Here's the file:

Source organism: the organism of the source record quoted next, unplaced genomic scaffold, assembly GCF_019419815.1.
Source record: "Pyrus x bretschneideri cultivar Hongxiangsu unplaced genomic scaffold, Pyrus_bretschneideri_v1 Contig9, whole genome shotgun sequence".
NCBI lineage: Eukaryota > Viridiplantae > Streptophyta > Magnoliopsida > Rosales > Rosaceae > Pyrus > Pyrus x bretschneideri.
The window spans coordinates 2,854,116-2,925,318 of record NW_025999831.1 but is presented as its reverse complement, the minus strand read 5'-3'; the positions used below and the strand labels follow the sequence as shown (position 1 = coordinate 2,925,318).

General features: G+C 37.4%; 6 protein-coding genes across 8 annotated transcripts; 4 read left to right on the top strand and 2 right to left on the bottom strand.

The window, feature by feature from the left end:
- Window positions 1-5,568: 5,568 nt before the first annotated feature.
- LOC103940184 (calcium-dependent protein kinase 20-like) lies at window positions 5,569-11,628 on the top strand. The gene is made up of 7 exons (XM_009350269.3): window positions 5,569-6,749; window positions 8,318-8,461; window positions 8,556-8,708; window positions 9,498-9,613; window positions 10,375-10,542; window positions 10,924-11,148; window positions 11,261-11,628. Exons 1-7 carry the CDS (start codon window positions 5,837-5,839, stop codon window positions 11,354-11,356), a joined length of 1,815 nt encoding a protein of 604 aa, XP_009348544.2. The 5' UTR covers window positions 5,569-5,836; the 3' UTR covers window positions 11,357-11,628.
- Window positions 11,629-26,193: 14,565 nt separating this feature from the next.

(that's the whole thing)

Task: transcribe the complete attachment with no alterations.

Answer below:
Source organism: the organism of the source record quoted next, unplaced genomic scaffold, assembly GCF_019419815.1.
Source record: "Pyrus x bretschneideri cultivar Hongxiangsu unplaced genomic scaffold, Pyrus_bretschneideri_v1 Contig9, whole genome shotgun sequence".
NCBI lineage: Eukaryota > Viridiplantae > Streptophyta > Magnoliopsida > Rosales > Rosaceae > Pyrus > Pyrus x bretschneideri.
The window spans coordinates 2,854,116-2,925,318 of record NW_025999831.1 but is presented as its reverse complement, the minus strand read 5'-3'; the positions used below and the strand labels follow the sequence as shown (position 1 = coordinate 2,925,318).

General features: G+C 37.4%; 6 protein-coding genes across 8 annotated transcripts; 4 read left to right on the top strand and 2 right to left on the bottom strand.

The window, feature by feature from the left end:
- Window positions 1-5,568: 5,568 nt before the first annotated feature.
- LOC103940184 (calcium-dependent protein kinase 20-like) lies at window positions 5,569-11,628 on the top strand. The gene is made up of 7 exons (XM_009350269.3): window positions 5,569-6,749; window positions 8,318-8,461; window positions 8,556-8,708; window positions 9,498-9,613; window positions 10,375-10,542; window positions 10,924-11,148; window positions 11,261-11,628. Exons 1-7 carry the CDS (start codon window positions 5,837-5,839, stop codon window positions 11,354-11,356), a joined length of 1,815 nt encoding a protein of 604 aa, XP_009348544.2. The 5' UTR covers window positions 5,569-5,836; the 3' UTR covers window positions 11,357-11,628.
- Window positions 11,629-26,193: 14,565 nt separating this feature from the next.